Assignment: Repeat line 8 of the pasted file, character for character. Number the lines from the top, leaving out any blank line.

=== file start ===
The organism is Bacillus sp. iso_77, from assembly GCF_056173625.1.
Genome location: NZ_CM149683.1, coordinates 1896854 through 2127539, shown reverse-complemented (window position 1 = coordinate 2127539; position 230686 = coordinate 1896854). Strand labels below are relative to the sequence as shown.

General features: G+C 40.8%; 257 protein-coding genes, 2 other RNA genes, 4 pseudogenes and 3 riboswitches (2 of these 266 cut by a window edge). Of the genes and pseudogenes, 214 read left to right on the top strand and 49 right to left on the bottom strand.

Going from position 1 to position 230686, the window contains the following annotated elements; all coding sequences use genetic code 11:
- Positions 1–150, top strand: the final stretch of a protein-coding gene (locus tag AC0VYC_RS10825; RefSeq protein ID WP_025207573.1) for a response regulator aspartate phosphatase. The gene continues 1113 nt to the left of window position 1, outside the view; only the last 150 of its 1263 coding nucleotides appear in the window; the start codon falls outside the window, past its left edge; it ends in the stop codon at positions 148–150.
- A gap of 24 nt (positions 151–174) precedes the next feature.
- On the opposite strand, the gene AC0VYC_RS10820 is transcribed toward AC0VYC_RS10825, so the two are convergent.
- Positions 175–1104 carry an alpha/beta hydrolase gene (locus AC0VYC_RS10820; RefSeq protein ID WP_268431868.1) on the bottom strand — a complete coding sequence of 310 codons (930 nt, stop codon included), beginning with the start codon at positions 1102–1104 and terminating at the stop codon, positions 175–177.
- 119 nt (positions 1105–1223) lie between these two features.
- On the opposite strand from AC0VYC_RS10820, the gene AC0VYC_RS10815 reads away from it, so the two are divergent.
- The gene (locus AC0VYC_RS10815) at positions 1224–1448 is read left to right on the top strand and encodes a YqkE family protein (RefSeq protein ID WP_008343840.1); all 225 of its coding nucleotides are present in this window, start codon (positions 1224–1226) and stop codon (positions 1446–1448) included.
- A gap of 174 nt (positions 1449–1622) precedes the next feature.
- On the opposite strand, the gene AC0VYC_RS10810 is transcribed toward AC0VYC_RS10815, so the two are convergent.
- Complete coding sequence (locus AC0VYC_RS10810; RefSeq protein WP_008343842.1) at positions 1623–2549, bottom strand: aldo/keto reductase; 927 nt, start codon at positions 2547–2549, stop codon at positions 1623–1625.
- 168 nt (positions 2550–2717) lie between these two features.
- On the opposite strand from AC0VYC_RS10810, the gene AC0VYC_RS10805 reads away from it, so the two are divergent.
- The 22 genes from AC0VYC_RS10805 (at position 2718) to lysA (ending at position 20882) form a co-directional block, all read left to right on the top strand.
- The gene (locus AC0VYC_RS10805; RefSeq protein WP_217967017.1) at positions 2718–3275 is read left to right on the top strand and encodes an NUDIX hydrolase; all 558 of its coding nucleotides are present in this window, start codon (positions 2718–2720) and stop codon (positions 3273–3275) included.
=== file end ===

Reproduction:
- Positions 175–1104 carry an alpha/beta hydrolase gene (locus AC0VYC_RS10820; RefSeq protein ID WP_268431868.1) on the bottom strand — a complete coding sequence of 310 codons (930 nt, stop codon included), beginning with the start codon at positions 1102–1104 and terminating at the stop codon, positions 175–177.